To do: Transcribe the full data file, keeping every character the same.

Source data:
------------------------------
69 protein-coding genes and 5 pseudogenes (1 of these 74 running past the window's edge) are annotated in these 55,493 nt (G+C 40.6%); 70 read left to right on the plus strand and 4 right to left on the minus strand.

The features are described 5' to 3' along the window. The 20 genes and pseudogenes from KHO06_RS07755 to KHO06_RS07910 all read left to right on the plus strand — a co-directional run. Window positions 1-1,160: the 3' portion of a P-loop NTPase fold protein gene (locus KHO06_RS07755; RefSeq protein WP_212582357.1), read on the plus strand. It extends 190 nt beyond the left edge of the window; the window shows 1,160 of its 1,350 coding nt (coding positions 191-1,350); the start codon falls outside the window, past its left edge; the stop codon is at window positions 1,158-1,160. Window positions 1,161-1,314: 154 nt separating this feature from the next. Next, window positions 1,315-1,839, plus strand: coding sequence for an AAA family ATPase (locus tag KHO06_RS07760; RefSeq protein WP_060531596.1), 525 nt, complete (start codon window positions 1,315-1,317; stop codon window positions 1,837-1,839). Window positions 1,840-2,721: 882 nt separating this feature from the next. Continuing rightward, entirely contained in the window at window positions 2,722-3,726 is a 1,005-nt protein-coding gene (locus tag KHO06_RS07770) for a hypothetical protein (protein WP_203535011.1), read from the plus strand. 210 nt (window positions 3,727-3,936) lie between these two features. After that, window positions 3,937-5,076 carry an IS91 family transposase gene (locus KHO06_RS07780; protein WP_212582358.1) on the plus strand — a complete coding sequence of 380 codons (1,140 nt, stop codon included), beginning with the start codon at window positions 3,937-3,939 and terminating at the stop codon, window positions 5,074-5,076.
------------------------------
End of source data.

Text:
69 protein-coding genes and 5 pseudogenes (1 of these 74 running past the window's edge) are annotated in these 55,493 nt (G+C 40.6%); 70 read left to right on the plus strand and 4 right to left on the minus strand.

The features are described 5' to 3' along the window. The 20 genes and pseudogenes from KHO06_RS07755 to KHO06_RS07910 all read left to right on the plus strand — a co-directional run. Window positions 1-1,160: the 3' portion of a P-loop NTPase fold protein gene (locus KHO06_RS07755; RefSeq protein WP_212582357.1), read on the plus strand. It extends 190 nt beyond the left edge of the window; the window shows 1,160 of its 1,350 coding nt (coding positions 191-1,350); the start codon falls outside the window, past its left edge; the stop codon is at window positions 1,158-1,160. Window positions 1,161-1,314: 154 nt separating this feature from the next. Next, window positions 1,315-1,839, plus strand: coding sequence for an AAA family ATPase (locus tag KHO06_RS07760; RefSeq protein WP_060531596.1), 525 nt, complete (start codon window positions 1,315-1,317; stop codon window positions 1,837-1,839). Window positions 1,840-2,721: 882 nt separating this feature from the next. Continuing rightward, entirely contained in the window at window positions 2,722-3,726 is a 1,005-nt protein-coding gene (locus tag KHO06_RS07770) for a hypothetical protein (protein WP_203535011.1), read from the plus strand. 210 nt (window positions 3,727-3,936) lie between these two features. After that, window positions 3,937-5,076 carry an IS91 family transposase gene (locus KHO06_RS07780; protein WP_212582358.1) on the plus strand — a complete coding sequence of 380 codons (1,140 nt, stop codon included), beginning with the start codon at window positions 3,937-3,939 and terminating at the stop codon, window positions 5,074-5,076.